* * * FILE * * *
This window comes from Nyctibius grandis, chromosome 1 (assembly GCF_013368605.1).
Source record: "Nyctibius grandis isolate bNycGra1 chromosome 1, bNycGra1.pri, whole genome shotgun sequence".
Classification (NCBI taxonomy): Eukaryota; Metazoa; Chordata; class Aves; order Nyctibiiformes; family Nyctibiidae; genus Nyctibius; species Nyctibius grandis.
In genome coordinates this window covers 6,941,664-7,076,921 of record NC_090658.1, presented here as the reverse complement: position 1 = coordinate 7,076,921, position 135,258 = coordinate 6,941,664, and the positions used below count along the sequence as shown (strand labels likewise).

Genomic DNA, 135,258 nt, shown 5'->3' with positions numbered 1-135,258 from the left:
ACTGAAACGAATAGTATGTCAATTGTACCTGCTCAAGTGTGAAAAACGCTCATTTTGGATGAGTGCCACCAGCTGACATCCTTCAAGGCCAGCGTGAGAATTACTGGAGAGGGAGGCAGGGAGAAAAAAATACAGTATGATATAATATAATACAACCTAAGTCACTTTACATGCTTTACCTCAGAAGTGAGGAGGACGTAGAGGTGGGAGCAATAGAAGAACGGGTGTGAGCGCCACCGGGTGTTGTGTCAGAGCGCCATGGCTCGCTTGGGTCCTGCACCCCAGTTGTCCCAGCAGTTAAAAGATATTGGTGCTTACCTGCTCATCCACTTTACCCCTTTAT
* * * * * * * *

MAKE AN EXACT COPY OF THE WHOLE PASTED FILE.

This window comes from Nyctibius grandis, chromosome 1 (assembly GCF_013368605.1).
Source record: "Nyctibius grandis isolate bNycGra1 chromosome 1, bNycGra1.pri, whole genome shotgun sequence".
Classification (NCBI taxonomy): Eukaryota; Metazoa; Chordata; class Aves; order Nyctibiiformes; family Nyctibiidae; genus Nyctibius; species Nyctibius grandis.
In genome coordinates this window covers 6,941,664-7,076,921 of record NC_090658.1, presented here as the reverse complement: position 1 = coordinate 7,076,921, position 135,258 = coordinate 6,941,664, and the positions used below count along the sequence as shown (strand labels likewise).

Genomic DNA, 135,258 nt, shown 5'->3' with positions numbered 1-135,258 from the left:
ACTGAAACGAATAGTATGTCAATTGTACCTGCTCAAGTGTGAAAAACGCTCATTTTGGATGAGTGCCACCAGCTGACATCCTTCAAGGCCAGCGTGAGAATTACTGGAGAGGGAGGCAGGGAGAAAAAAATACAGTATGATATAATATAATACAACCTAAGTCACTTTACATGCTTTACCTCAGAAGTGAGGAGGACGTAGAGGTGGGAGCAATAGAAGAACGGGTGTGAGCGCCACCGGGTGTTGTGTCAGAGCGCCATGGCTCGCTTGGGTCCTGCACCCCAGTTGTCCCAGCAGTTAAAAGATATTGGTGCTTACCTGCTCATCCACTTTACCCCTTTAT